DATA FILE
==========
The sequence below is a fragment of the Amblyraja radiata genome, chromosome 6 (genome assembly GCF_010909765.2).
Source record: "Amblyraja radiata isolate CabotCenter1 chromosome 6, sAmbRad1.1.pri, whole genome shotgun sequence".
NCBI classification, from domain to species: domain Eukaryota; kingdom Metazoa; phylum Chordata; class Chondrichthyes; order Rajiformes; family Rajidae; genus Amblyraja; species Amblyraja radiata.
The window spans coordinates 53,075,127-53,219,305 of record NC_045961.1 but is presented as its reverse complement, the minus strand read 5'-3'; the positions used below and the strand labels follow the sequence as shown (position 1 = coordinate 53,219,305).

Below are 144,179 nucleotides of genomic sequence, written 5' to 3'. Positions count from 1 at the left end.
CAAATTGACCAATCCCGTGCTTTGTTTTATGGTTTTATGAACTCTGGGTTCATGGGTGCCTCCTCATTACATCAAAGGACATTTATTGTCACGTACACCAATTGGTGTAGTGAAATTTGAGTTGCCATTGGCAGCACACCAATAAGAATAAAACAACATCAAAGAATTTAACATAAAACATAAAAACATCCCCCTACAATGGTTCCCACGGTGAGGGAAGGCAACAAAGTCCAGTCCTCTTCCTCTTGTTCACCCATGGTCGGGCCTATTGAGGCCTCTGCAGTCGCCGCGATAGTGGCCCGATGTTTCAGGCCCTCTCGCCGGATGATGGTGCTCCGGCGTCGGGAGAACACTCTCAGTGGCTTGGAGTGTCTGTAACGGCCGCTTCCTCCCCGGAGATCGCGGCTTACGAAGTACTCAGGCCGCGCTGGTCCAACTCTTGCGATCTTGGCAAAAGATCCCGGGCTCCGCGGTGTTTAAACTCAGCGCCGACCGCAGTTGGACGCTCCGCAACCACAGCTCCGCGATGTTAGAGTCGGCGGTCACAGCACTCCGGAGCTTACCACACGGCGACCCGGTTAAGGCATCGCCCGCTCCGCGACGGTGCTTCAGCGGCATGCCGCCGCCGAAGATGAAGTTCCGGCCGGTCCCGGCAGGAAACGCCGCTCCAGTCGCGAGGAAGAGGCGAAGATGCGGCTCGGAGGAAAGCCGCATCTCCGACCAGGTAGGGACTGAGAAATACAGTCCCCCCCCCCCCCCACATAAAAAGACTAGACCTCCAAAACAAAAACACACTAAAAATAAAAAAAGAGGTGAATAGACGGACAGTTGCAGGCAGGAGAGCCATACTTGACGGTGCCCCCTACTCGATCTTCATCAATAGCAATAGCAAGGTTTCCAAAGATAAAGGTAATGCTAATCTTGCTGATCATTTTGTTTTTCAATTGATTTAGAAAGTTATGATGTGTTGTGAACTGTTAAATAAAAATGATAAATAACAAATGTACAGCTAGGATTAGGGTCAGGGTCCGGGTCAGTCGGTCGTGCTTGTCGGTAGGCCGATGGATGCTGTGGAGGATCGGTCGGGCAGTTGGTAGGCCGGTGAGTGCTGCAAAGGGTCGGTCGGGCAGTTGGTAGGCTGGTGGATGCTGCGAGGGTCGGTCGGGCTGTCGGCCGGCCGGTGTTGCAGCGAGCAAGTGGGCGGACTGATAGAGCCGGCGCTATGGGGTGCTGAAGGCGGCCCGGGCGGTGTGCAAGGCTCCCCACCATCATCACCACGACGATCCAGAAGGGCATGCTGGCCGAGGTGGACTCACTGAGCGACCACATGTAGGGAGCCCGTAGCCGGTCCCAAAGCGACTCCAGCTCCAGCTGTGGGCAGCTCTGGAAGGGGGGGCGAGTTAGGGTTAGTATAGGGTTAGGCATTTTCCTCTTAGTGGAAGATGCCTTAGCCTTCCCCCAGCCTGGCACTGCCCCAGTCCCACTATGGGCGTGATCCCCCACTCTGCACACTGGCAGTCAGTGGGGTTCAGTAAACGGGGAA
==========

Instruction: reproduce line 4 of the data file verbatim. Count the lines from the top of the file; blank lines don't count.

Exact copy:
The window spans coordinates 53,075,127-53,219,305 of record NC_045961.1 but is presented as its reverse complement, the minus strand read 5'-3'; the positions used below and the strand labels follow the sequence as shown (position 1 = coordinate 53,219,305).